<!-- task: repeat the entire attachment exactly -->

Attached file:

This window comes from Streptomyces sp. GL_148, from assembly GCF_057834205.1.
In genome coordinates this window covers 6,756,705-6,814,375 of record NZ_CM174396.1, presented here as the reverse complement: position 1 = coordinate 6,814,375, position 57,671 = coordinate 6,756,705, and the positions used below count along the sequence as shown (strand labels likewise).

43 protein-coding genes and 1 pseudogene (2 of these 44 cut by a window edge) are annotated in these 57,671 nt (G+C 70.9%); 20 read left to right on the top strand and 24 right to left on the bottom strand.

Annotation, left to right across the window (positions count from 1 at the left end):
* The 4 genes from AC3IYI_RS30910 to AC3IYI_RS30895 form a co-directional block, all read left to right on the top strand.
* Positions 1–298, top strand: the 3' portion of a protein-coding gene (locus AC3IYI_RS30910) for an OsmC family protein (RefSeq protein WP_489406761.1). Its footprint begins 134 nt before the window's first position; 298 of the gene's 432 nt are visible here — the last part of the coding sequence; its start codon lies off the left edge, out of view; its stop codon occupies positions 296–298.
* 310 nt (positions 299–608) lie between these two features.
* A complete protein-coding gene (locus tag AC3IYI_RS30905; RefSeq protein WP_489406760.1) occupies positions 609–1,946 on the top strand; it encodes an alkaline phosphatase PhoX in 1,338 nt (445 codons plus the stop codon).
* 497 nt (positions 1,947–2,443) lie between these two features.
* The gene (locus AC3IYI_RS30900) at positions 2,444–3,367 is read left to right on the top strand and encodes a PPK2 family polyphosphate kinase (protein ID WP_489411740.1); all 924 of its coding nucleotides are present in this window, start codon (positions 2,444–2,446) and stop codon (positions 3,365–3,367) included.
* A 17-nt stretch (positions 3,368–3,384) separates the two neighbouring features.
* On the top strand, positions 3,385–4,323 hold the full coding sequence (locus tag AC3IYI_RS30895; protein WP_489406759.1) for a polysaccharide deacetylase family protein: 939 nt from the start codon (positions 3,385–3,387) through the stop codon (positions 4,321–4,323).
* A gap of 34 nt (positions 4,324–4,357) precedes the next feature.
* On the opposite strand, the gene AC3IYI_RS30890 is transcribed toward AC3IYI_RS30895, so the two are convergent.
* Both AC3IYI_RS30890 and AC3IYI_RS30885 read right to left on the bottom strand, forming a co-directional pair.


This window comes from Streptomyces sp. GL_148, from assembly GCF_057834205.1.
In genome coordinates this window covers 6,756,705-6,814,375 of record NZ_CM174396.1, presented here as the reverse complement: position 1 = coordinate 6,814,375, position 57,671 = coordinate 6,756,705, and the positions used below count along the sequence as shown (strand labels likewise).

43 protein-coding genes and 1 pseudogene (2 of these 44 cut by a window edge) are annotated in these 57,671 nt (G+C 70.9%); 20 read left to right on the top strand and 24 right to left on the bottom strand.

Annotation, left to right across the window (positions count from 1 at the left end):
* The 4 genes from AC3IYI_RS30910 to AC3IYI_RS30895 form a co-directional block, all read left to right on the top strand.
* Positions 1–298, top strand: the 3' portion of a protein-coding gene (locus AC3IYI_RS30910) for an OsmC family protein (RefSeq protein WP_489406761.1). Its footprint begins 134 nt before the window's first position; 298 of the gene's 432 nt are visible here — the last part of the coding sequence; its start codon lies off the left edge, out of view; its stop codon occupies positions 296–298.
* 310 nt (positions 299–608) lie between these two features.
* A complete protein-coding gene (locus tag AC3IYI_RS30905; RefSeq protein WP_489406760.1) occupies positions 609–1,946 on the top strand; it encodes an alkaline phosphatase PhoX in 1,338 nt (445 codons plus the stop codon).
* 497 nt (positions 1,947–2,443) lie between these two features.
* The gene (locus AC3IYI_RS30900) at positions 2,444–3,367 is read left to right on the top strand and encodes a PPK2 family polyphosphate kinase (protein ID WP_489411740.1); all 924 of its coding nucleotides are present in this window, start codon (positions 2,444–2,446) and stop codon (positions 3,365–3,367) included.
* A 17-nt stretch (positions 3,368–3,384) separates the two neighbouring features.
* On the top strand, positions 3,385–4,323 hold the full coding sequence (locus tag AC3IYI_RS30895; protein WP_489406759.1) for a polysaccharide deacetylase family protein: 939 nt from the start codon (positions 3,385–3,387) through the stop codon (positions 4,321–4,323).
* A gap of 34 nt (positions 4,324–4,357) precedes the next feature.
* On the opposite strand, the gene AC3IYI_RS30890 is transcribed toward AC3IYI_RS30895, so the two are convergent.
* Both AC3IYI_RS30890 and AC3IYI_RS30885 read right to left on the bottom strand, forming a co-directional pair.